Are Credit Risk Funds still a risk worthy investment?

One category of mutual funds that has been in the limelight in the first half of this financial year was Credit Risk Funds. The vulnerability of this category was mainly exposed due to the pandemic and sudden slowdown of activities globally.

Credit Risk Funds are debt fund that invest at least 65% of their total corpus in debt instruments that are rated AA or lower. Investments that hold lower rated debt instruments usually deliver higher risk as well as higher returns. The table below depicts the average holdings of schemes in the entire Credit Risk Fund category, in different debt papers.

From the above table it is clear that during the month of April, investments in AA & above papers was ~59% and in below A was ~31%. And in the month of August, the allocation changed with ~67% in AA & above, while in A & below investment fell to ~26%. This shows that even the Credit Risk Funds are reducing their risk by moving more towards quality paper investments. Risk is also a relative perception, as we have seen 2 major AAA rated entities also defaulting.

Generally, debt papers with rating below AAA have less liquidity and also the interest rates on the instruments are higher. In general, the lower the rating, the higher the interest rates and vice versa, to incentivise the investor accordingly.

In times of economic prosperity, generally, investors do not pay too much attention to ratings; they tend to focus only on the returns. Since the economy is doing well, even industries tend to pay less attention to risk. It is only when there is a crisis that the entire perception takes a U-turn and even the safest of companies are looked at with suspicion. This is exactly the scenario which we are witnessing with the onset of lockdowns due to COVID-19.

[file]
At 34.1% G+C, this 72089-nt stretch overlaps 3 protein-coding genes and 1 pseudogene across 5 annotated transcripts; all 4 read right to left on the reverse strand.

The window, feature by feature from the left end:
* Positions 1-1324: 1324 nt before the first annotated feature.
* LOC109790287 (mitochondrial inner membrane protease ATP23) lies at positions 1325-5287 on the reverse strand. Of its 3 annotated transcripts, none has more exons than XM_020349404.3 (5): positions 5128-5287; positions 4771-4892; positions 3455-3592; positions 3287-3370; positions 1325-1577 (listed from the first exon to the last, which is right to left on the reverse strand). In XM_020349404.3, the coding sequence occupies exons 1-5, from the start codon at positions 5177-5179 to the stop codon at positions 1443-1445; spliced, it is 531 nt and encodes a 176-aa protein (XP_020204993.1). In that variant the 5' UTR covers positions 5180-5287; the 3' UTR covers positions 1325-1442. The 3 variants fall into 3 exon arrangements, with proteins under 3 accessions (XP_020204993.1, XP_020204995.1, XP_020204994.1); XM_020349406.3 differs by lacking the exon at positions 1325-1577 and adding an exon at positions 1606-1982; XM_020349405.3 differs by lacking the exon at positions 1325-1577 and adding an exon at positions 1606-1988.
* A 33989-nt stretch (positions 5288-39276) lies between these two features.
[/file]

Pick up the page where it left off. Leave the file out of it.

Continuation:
In last few months, there was a complete flight to safety, i.e. all the low rated debt fund investors moved to high rated debt funds and as a consequence, most mutual funds had to liquidate their holdings to meet their redemption requirements. In such situations, high-quality papers tend to get liquidated first and funds are left with low quality and illiquid instruments.

So what is currently happening in the Credit Risk Fund Universe?

As the condition continues in the current pandemic situation, investors have become more risk averse towards risky assets. The table below shows the Assets Under Management (AUM) trend of Credit Risk Funds from the beginning of this calendar year.

Since the month of February, 2020, there has been a fall of ~54%, which clearly shows that the investors are currently distancing themselves from this category, due to the adverse risk situation. The drop has been significant in the month of April, wherein the AUM dropped by nearly 35%. Gradually, this category also saw a tapering of AUM.

The effect of redemption pressure in this category can also be seen in the performance of the fund. The table below presents the annualized returns of the category average, which shows a huge volatility in performance.

What can an investor expect, going ahead?

Below are some points that investors need to be aware with respect to Credit Risk Funds

1. The table below shows the average Yield to Maturity (YTM) of different debt fund categories. While calculating the average YTM of Credit Risk Funds, we have excluded Franklin Templeton, as the fund has been closed.